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DigiCULT 23
a demanding and time-consuming task that places an
increased cognitive burden on those involved. Doc-
uments may be lengthy or complex, users may have
time restrictions or the initial query may have gen-
erated a poor result set. Therefore, searchers may be
unwilling to provide relevance feedback.
RF systems typically adopt a binary notion of rel-
evance: either a document is relevant, or it is not. If
a document is only partially relevant the approach
requires the searcher to choose between these two
extremes, which means that there is no middle
ground. In such circumstances it can be difficult for
searchers to make decisions on what documents to
assess as relevant.
Implicit RF, in which an IR system unobtrusively
monitors search behaviour, removes the need for the
searcher to explicitly indicate which documents are
relevant. The technique uses implicit relevance indi-
cations, gathered unobtrusively from searcher inter-
action, to modify the initial query. Although not as
accurate as explicit feedback, it has been demonstrat-
ed that implicit feedback can be an effective substitute
for explicit feedback in interactive information seek-
ing environments.
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MPLICIT
F
EEDBACK
S
YSTEMS
I
mplicit feedback systems remove the responsibil-
ity of providing explicit relevance feedback from
the searcher. These systems infer which pages are rel-
evant by analysing user actions such as the time taken
to read pages. A variety of `surrogate' measures can be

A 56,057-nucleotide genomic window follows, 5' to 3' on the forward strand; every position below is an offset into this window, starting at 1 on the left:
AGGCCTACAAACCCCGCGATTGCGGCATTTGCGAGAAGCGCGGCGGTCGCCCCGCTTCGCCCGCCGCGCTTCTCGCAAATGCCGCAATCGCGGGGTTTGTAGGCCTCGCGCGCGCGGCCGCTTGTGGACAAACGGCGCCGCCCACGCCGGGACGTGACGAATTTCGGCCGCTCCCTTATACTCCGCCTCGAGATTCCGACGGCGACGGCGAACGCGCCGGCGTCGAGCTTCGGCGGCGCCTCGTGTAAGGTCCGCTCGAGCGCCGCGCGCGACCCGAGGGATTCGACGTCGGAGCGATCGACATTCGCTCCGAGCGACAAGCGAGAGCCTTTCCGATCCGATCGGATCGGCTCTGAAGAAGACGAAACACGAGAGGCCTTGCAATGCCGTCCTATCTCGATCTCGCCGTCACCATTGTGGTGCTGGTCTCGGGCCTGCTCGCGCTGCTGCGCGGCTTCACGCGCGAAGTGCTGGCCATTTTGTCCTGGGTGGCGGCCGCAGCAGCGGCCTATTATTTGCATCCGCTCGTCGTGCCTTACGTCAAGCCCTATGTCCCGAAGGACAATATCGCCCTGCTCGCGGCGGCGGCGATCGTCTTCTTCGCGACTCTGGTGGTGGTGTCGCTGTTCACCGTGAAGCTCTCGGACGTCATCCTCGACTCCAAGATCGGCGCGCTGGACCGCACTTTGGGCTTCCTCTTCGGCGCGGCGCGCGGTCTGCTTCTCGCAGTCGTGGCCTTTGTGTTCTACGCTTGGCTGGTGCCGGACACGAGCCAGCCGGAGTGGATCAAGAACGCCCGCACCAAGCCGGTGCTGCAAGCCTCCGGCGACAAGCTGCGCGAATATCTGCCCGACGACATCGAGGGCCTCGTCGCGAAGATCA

used (hyperlinks clicked, mouseovers, scrollbar activi-
ty, etc.) to unobtrusively monitor user behaviour and
estimate searcher interests. Through such means, it is
possible to estimate document relevance implicitly. If
a user `examines' a document for a long time, or if a
document suffers a lot of `read wear', it is assumed to
be relevant. The motivation for this idea is similar to
that used to promote adaptive search systems, which
develop and enhance their knowledge of search-
er needs incrementally from inferences made about
their interaction. Such systems aim to help struggling
searchers, who may have problems finding what they
are looking for. In a similar way, implicit feedback
based systems in concert with the searcher use implic-
it monitoring of interaction to generate an expand-
ed query that estimates information needs. We have
explored these ideas in two different applications: Web
Search Interfaces and Image retrieval.
Personalised Interfaces for Web Search Systems
We present an interface (Figure 1), which we use
to engender interaction and hence generate more
evidence for the techniques we employ. Our inter-
face works as an adjunct to search systems. The system
takes user queries and despatches them to the Google
Web search engine.
The returned results are processed and present-
ed to the user. We use the top 30 documents from
the Google results and summarise each of them with
respect to the query. By this, we generate a maximum
of four sentences from each document, which are also
known as top ranked sentences. These sentences pro-
vide a much more granular representation of the doc-
ument, with respect to the query.
In general, top ranked sentences, document titles,
the document summary, and each sentence in the
summary within its context of occurrence in the doc-
ument are the various representations a user can view
on the interface.
In our approach searchers can interact with differ-
ent representations of each document. These represen-
tations are of varying length, are focused on the query
and are logically connected at the interface to form
an interactive search path. The representations present
a higher level of granularity than the full text of doc-
uments, allowing the implicit approach to concentrate
on the most relevant parts of individual documents.
Our objective is to help the users in information
seeking activities. During the search process there are
a number of possibilities for personalising. One is the
crystallisation of the user query as the user is exposed
to more and more relevant information. In anoth-
er situation, the underlying information need itself
changes. Information needs are dynamic and may